Why we are fat, and how to do something about it

Here's a simple fact: Unless you're a trainer, or you're one of those guys who spend three hours in the gym, two of which you spend mooching off their wifi, you will spend approximately 6.5% of your day in the gym. That's if you workout for an hour a day, 7 days a week.

Now lets say you work out an hour a day, three times a week, which by the way is what I recommend (an hour is sometimes actually too long). One hour a day, three times a week will have you spending 2.6% percent of your waking hours in the gym (assuming you sleep 8 hours). That's right, 2.6%. Now I'm not saying that 2.6% is bad. Actually, that 2.6% might be the difference between a six pack and a beer belly. What I'm saying is that if you spend 2.6%of your waking hours in the gym, and the other 97.4% sitting in the office, or in the sofa, or in the car, or just sitting anywhere else, don't expect to see results in the scale. What I'm saying is that weight loss doesn't only happen in the gym, it happens in the 97.4% that happens outside of the gym.

So what can you do? You can add lifestyle activities to your daily routines. Lifestyle activities are not necessarily exercises in the sense that you won't be lifting specific reps and sets or following a circuit. They are activities that you can incorporate in your daily life to remain mobile and active. We tend to box mobility and "active work" inside the gym, when it really shouldn't be the case. The gym should actually be treated as more of a training facility where you can "practice" for the game of life. So it makes sense that you use what you gained during training for the actual game, right? That game is your everyday life, and it's that 97.4%.

Lifestyle activities don't need to be too difficult, in fact, the simple act of getting out of your seat and walking around for 5-10 minutes every hour is one of the easiest and best things that you can do. The WHO recommends this practice to break the monotony of sitting down which not only ruins your back, hips, and posture, it also slows your metabolism down to a snails pace which doesn't help in trying to shed weight. Aside from my Nike fuel band which tracks my daily movements, I keep myself in check by using the MET system. MET stands for the metabolic equivalent of tasks, a system which quantifies everyday activities into METs which give an approximation of the caloric expenditure of each activity.

In other words, if you want to know how much calories you use when you're washing the dishes, just check their compendium of physical activities, and you'll know. It's a pretty extensive list of activities which include exercises like circuit training, running, or biking; sports,and of course lifestyle activities.

The way it works is that it assigns a MET value for each activity. For example, the MET value of sitting down is .9. You multiply this MET value with your weight in kilograms and that is how much calories you use, per hour of that activity.

So in the example of sitting down; if a person weighs 80kg and sits down for 1 hour, he uses 72 calories. Now if he sits down for 5 hours, he uses 360 calories. Then he takes lunch which usually has 500-800 calories (let's be honest people, we as a nation, love to eat), then I sit down again for 4 hours (288 calories). Work ends, you spend an hour in traffic (72 calories) then get home and eat a 500-800 calorie dinner plus some ice cream (250-400 calories). Then you spend 2 hours watching TV (144 calories) before going to bed. Even with the lunch break walk to the fast food joint and the 5 minute walk to the car (lets say 70 calories) and the thermic effect of food which raises the bodies temperature due to the act of digesting food, thereby increasing calories burn, the balance is still one sided. This, people, is how we get fat. Throw in the penchant for processed foods and carbs, and the distaste for walking (Hello government! Walkable cities please aside from the Fort) and you get why the Philippines is not far from the US in terms of obesity.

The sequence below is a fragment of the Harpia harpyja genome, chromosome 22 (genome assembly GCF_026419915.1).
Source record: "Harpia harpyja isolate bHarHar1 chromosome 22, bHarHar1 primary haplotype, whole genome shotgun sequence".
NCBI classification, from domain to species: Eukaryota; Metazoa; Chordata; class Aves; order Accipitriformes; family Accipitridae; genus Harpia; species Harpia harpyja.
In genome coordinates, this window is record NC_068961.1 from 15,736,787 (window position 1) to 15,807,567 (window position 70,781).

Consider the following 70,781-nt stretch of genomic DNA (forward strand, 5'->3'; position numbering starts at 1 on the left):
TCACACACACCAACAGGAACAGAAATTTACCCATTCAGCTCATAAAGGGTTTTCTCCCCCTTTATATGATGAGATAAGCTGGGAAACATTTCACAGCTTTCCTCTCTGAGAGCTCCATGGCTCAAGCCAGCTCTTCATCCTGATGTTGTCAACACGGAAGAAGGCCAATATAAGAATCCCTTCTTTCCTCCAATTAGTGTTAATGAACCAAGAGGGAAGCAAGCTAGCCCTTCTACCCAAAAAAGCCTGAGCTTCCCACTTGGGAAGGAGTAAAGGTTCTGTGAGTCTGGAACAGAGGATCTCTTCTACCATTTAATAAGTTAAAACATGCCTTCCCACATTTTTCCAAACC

The solution is simple: live a healthy and active lifestyle and you will lose fat. Read: lifestyle. I didn't say "live healthy and be active in the gym". It's supposed to be a lifestyle. Something that you adapt and sustain in your everyday life. Start walking more. Get a pedometer if you can and try to record at least 5,000 steps, the goal is to get to 10,000 a day and stay there. Spot the opportunities around you. If you see stairs, take it, that's four times the calories spent in walking. Run your own memos. A local study done by PASOO (Philippine association for the study of overweight and obesity) showed that in an office, the fittest people were the messengers. Makes sense, they were moving more. Bring an exercise ball and replace your office chair with it. You can do some core exercises while thinking of your next pitch.

But most important of all: never use that 2,6% as an excuse to be lazy for the remaining 97.4%.

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